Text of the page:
• Table of contents

    Tables
    Figures

    1. Introduction
    Higher Education and the Arab State in the Global Era
    The Limits of Technical Approaches
    A Multi-Level and Comparative Approach
    The Global Arena in Education and Development
    Reconstituting the Local
    Local Contestation, Power, and Privilege
    Data and Analysis
    Organization of the Book
    Degrees of Dignity: Towards A New Narrative
    References

    2. The University and the Arab World
    Introduction
    Early Models of Islamic Higher Education
    The European Influence
    Independence and Nation-Building
    The Global Era
    Overview of Higher Education Systems
    Egypt and the Levant (Syria, Jordan and Lebanon)
    Francophone North Africa (Morocco and Tunisia)
    The Arab Gulf States (Qatar and the UAE)
    Global Models, Localized Approaches
    References

    3. Sorting Students, Determining Fates
    Introduction
    Access for All
    The Exit Exam as Meritocracy
    Criticisms of Centralized and Exam-Based Admissions
    The Social Consequences of Exams
    Private Tutoring
    The Implications of Cheating
    Thwarted Ambitions
    ‘Exceptions’ and the Political Calculus of Admissions in Jordan
    Privatizing Pathways
    Higher Education in the Arab Gulf States
    Paying for Access in Lebanon’s Privatized System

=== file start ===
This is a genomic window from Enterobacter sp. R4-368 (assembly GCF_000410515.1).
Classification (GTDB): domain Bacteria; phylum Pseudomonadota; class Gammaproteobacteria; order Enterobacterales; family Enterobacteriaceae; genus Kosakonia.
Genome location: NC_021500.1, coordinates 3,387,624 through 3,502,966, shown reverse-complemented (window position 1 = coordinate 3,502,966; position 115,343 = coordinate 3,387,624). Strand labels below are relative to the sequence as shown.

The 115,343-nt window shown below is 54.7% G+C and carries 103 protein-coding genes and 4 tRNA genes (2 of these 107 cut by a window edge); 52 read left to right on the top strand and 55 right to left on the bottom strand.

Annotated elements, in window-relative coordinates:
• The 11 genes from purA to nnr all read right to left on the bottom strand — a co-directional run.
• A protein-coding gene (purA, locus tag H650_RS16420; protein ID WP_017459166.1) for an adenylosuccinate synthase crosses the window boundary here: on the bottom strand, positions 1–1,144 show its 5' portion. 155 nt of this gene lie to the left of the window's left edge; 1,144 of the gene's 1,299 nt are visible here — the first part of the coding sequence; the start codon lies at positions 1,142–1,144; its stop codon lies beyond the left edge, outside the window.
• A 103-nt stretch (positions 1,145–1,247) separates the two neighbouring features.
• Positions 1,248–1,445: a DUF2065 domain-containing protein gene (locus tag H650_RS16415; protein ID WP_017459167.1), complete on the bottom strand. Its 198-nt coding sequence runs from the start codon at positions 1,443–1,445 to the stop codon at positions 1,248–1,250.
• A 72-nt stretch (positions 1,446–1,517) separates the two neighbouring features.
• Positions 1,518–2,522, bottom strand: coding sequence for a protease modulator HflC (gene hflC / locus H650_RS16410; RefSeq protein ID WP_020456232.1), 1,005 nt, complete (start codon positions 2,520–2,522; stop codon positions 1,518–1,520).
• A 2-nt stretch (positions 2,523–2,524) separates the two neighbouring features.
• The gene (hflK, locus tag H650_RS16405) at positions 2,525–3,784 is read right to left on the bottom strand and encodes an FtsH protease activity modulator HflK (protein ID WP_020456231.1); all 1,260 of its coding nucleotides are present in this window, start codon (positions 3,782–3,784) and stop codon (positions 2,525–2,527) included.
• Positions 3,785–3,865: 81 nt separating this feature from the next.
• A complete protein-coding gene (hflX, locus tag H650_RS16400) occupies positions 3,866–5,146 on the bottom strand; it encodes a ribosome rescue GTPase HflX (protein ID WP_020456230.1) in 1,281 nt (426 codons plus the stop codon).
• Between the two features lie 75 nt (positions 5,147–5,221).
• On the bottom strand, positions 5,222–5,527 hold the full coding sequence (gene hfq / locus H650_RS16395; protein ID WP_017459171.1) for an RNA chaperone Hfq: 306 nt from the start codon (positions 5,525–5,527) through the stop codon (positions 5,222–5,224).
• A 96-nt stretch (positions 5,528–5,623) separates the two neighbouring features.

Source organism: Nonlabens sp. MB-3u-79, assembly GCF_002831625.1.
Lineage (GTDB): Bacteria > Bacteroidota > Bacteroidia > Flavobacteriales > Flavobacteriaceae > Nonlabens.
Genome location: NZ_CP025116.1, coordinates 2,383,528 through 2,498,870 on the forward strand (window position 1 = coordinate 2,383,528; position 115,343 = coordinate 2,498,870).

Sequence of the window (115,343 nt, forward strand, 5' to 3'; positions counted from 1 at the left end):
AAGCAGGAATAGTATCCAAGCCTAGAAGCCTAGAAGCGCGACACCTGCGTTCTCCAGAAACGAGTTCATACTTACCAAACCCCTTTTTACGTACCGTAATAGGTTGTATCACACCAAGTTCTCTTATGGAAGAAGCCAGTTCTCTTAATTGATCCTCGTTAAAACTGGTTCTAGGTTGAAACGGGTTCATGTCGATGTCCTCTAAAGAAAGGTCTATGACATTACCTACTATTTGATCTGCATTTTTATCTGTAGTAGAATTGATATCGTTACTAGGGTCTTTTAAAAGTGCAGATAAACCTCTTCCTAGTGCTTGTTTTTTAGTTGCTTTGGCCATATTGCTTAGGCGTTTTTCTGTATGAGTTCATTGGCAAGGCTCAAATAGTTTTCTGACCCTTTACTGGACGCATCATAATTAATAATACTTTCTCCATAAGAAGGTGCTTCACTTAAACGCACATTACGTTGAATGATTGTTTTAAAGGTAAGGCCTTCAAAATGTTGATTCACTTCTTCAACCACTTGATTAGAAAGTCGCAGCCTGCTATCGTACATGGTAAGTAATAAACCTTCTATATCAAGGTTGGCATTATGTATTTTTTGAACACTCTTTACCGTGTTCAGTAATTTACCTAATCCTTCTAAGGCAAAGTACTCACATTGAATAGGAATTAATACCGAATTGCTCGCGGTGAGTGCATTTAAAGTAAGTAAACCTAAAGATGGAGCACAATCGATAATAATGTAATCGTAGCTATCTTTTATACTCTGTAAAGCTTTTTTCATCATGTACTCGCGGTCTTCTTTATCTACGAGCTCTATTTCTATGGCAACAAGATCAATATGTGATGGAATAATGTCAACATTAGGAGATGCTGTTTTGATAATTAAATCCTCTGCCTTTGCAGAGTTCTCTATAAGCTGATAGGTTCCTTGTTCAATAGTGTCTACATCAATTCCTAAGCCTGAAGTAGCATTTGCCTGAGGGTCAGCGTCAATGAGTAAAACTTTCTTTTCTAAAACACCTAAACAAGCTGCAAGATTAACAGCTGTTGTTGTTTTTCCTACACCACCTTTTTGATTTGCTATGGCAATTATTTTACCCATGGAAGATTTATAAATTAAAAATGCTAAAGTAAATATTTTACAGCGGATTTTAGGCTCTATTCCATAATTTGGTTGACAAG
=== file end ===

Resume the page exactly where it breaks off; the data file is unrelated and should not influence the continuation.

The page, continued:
Higher Education Admissions and State Legitimacy
    References

    4. The Question of Quality
    Introduction
    The Global Race for Quality
    The Crisis
    The Technical Approach to Quality
    Quality Assurance as Solution
    The World Bank and the Knowledge Economy
    Europeanization in North Africa
    Relying on External Advice in the Arab Gulf
    The Limits of Quality Assurance
    Quality and The Linguistic Hierarchy
    Reconsidering Higher Education and the Labor Market
    Reconsidering the Credential
    Redefining Excellence as Both Political and Personal
    References

    5. Privatizing the Public Good
    Introduction
    The Growth of Private Higher Education
    Apolitical Privatization
    The Right to Free Public Higher Education
    Selective Public Sector Subsidies
    “Selling Degrees”
    Exacerbating Inequalities
    The Private Sector and The Public Good?
    References

    6. Internationalizing the National University
    Introduction
    The Internationalization Imperative
    People on the Move: Student and Scholarly Mobility
    Bilateral Scholarship Programs
    International Students
    Provider Mobility: Importing Excellence
    Internationalization as a National Project
    References

    7. Between Knowledge and Truth
    Introduction
    The University and the Knowledge Society
    “Far from Innovative”
    Academic Researchers as Knowledge Producers
    Ignoring the Structural Realities
    Investing in Science and Research Production
    National Science Policy Regimes
    “Publications Have Soared” in Qatar
    The Doha Institute’s “Different Approach”
    The Hollow Discourse of Productivity
    Academic Freedom
    Between Knowledge and Truth
    References

    Conclusion: Rethinking Higher Education and Development
    Re-politicizing Development
    Learning from, not about, the Arab World
    References